The breadth of setting, period, and character in the twenty stories of A Dove of the East and Other Stories is a result not of literary experimentation or a device of exoticism. It reflects instead a consuming interest in and attraction to fundamental, universal, and enduring truths and emotions, in light of which differences, no matter how colorful or sharp, become inconsequential. “When I wrote these, from nineteen sixty-five through nineteen seventy-five,” Helprin says, “I had not the slightest idea that I was ranging so widely or so variously. Rather, each character seemed like the center of the world, and I entered the heart and mind of each and every one with immediate sympathy that removed me entirely from myself.” The motto the author chose, Amor mi mosse, che mi fa parlare (Inf.II), is Dante´s explanation of why he wrote: “Love moved me, and made me speak.”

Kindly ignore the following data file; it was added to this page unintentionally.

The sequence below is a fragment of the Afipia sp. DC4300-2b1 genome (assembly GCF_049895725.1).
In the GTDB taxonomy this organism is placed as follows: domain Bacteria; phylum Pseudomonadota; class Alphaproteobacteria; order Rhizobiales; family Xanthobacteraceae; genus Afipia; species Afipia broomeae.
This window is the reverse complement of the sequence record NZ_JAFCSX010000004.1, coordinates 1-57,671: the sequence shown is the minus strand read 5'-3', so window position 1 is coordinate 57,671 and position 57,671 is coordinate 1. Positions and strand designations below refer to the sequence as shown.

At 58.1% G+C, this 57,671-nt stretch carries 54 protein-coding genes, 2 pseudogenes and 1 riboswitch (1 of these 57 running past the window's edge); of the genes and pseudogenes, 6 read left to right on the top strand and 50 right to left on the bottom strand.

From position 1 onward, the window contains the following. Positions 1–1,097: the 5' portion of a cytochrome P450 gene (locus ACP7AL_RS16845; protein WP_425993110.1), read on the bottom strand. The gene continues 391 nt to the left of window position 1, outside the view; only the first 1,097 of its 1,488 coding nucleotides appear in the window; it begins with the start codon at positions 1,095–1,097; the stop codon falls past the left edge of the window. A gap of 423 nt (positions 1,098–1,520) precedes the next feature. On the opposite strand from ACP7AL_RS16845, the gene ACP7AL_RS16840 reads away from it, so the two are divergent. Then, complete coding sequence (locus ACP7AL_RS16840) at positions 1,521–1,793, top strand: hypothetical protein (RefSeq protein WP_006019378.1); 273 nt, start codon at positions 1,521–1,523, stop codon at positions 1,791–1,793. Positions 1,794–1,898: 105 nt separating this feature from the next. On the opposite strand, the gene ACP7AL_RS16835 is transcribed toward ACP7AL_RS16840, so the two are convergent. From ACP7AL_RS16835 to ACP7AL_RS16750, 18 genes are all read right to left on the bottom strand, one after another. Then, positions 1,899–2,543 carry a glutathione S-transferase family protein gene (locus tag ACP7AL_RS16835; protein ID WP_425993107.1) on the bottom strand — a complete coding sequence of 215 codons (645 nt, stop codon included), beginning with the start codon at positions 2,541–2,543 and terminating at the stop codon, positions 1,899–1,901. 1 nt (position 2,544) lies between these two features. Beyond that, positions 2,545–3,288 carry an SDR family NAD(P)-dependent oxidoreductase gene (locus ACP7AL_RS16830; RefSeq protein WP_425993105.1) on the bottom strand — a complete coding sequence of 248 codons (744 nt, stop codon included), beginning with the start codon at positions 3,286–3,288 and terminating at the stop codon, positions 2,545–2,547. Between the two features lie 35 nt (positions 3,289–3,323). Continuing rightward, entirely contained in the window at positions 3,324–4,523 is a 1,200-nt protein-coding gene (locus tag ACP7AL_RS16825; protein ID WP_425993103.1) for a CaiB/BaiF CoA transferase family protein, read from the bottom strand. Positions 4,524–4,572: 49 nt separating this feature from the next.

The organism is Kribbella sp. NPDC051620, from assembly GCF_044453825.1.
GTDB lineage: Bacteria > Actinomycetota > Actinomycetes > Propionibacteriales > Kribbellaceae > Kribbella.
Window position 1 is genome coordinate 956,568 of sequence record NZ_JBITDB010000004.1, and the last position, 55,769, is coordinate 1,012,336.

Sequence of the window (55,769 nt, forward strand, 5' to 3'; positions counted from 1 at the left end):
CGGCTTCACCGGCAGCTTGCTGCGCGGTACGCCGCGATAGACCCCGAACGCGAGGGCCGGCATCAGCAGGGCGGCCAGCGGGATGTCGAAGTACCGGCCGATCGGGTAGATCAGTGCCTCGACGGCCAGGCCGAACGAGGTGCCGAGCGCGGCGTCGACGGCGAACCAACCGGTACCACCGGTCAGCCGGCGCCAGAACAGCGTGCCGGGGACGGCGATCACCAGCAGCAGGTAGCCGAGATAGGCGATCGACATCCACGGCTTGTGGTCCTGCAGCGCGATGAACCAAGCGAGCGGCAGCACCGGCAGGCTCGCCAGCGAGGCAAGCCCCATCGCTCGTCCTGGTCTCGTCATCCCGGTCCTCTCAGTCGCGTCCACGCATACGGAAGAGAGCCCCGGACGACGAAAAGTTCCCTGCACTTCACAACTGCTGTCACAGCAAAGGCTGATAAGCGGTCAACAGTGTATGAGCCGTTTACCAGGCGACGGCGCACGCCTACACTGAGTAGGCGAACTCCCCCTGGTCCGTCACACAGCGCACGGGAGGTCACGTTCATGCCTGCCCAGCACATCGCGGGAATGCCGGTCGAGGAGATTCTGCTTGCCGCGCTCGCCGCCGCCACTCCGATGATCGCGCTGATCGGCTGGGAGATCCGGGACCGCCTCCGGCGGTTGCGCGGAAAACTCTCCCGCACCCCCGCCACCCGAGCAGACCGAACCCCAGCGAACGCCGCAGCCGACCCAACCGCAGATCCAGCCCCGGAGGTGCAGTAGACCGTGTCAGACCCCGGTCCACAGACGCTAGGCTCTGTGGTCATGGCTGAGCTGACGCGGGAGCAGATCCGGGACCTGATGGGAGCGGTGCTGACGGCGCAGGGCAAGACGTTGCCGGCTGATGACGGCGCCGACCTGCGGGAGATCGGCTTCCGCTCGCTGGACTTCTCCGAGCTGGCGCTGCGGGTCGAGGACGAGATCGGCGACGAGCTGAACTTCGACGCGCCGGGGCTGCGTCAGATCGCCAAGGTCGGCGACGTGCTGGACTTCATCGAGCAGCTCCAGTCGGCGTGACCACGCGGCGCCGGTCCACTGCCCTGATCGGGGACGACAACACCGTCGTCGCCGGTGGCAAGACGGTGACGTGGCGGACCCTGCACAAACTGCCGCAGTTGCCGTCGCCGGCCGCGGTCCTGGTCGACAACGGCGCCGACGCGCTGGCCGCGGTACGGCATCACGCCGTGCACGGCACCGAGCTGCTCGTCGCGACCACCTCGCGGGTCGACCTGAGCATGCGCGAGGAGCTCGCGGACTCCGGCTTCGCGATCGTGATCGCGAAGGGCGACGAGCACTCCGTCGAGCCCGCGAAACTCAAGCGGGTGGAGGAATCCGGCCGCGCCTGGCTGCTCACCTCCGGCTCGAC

The combined moral and emotional weight of A Dove of the East and Other Stories is effortlessly buoyed by the sheer beauty of the writing, and as a young writer´s debut it was extraordinary, and recognized as such. Still in print after four decades, even the very first published stories retain their striking power and distinction.